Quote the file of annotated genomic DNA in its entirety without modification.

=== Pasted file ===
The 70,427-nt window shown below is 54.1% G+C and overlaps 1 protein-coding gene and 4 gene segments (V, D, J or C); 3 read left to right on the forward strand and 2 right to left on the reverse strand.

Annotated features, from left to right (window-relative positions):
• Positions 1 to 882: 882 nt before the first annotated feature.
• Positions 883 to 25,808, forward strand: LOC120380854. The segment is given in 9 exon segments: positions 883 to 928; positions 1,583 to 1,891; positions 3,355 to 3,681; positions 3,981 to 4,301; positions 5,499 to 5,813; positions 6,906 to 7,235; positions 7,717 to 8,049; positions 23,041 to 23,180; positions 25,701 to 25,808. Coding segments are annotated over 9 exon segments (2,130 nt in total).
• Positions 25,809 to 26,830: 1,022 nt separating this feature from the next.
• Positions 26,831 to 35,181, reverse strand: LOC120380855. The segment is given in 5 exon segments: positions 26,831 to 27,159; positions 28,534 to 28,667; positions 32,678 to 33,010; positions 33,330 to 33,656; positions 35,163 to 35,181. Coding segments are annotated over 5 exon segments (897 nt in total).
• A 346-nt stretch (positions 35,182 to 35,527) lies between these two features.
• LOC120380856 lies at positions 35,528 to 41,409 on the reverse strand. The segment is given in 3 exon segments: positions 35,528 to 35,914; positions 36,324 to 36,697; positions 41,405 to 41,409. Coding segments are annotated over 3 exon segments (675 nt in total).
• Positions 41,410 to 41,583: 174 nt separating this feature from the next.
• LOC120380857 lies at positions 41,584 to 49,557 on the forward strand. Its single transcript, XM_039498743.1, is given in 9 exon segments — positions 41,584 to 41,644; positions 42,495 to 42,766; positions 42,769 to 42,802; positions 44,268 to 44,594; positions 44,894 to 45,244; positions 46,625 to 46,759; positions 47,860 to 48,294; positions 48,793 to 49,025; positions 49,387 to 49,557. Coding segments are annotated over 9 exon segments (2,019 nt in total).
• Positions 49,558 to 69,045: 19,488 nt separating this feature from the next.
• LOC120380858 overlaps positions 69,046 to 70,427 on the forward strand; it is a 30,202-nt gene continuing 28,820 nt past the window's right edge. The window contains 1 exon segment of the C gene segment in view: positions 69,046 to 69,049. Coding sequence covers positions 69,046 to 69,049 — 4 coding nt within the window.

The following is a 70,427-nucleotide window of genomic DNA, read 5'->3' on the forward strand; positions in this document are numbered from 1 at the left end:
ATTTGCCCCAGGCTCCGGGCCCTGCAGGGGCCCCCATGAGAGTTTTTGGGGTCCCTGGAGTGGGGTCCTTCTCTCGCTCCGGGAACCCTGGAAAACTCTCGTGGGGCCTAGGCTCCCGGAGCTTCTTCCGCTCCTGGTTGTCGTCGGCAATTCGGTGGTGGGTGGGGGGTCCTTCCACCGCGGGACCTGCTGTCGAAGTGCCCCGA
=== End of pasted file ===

The 70,427-nt window shown below is 54.1% G+C and overlaps 1 protein-coding gene and 4 gene segments (V, D, J or C); 3 read left to right on the forward strand and 2 right to left on the reverse strand.

Annotated features, from left to right (window-relative positions):
• Positions 1 to 882: 882 nt before the first annotated feature.
• Positions 883 to 25,808, forward strand: LOC120380854. The segment is given in 9 exon segments: positions 883 to 928; positions 1,583 to 1,891; positions 3,355 to 3,681; positions 3,981 to 4,301; positions 5,499 to 5,813; positions 6,906 to 7,235; positions 7,717 to 8,049; positions 23,041 to 23,180; positions 25,701 to 25,808. Coding segments are annotated over 9 exon segments (2,130 nt in total).
• Positions 25,809 to 26,830: 1,022 nt separating this feature from the next.
• Positions 26,831 to 35,181, reverse strand: LOC120380855. The segment is given in 5 exon segments: positions 26,831 to 27,159; positions 28,534 to 28,667; positions 32,678 to 33,010; positions 33,330 to 33,656; positions 35,163 to 35,181. Coding segments are annotated over 5 exon segments (897 nt in total).
• A 346-nt stretch (positions 35,182 to 35,527) lies between these two features.
• LOC120380856 lies at positions 35,528 to 41,409 on the reverse strand. The segment is given in 3 exon segments: positions 35,528 to 35,914; positions 36,324 to 36,697; positions 41,405 to 41,409. Coding segments are annotated over 3 exon segments (675 nt in total).
• Positions 41,410 to 41,583: 174 nt separating this feature from the next.
• LOC120380857 lies at positions 41,584 to 49,557 on the forward strand. Its single transcript, XM_039498743.1, is given in 9 exon segments — positions 41,584 to 41,644; positions 42,495 to 42,766; positions 42,769 to 42,802; positions 44,268 to 44,594; positions 44,894 to 45,244; positions 46,625 to 46,759; positions 47,860 to 48,294; positions 48,793 to 49,025; positions 49,387 to 49,557. Coding segments are annotated over 9 exon segments (2,019 nt in total).
• Positions 49,558 to 69,045: 19,488 nt separating this feature from the next.
• LOC120380858 overlaps positions 69,046 to 70,427 on the forward strand; it is a 30,202-nt gene continuing 28,820 nt past the window's right edge. The window contains 1 exon segment of the C gene segment in view: positions 69,046 to 69,049. Coding sequence covers positions 69,046 to 69,049 — 4 coding nt within the window.

The following is a 70,427-nucleotide window of genomic DNA, read 5'->3' on the forward strand; positions in this document are numbered from 1 at the left end:
ATTTGCCCCAGGCTCCGGGCCCTGCAGGGGCCCCCATGAGAGTTTTTGGGGTCCCTGGAGTGGGGTCCTTCTCTCGCTCCGGGAACCCTGGAAAACTCTCGTGGGGCCTAGGCTCCCGGAGCTTCTTCCGCTCCTGGTTGTCGTCGGCAATTCGGTGGTGGGTGGGGGGTCCTTCCACCGCGGGACCTGCTGTCGAAGTGCCCCGA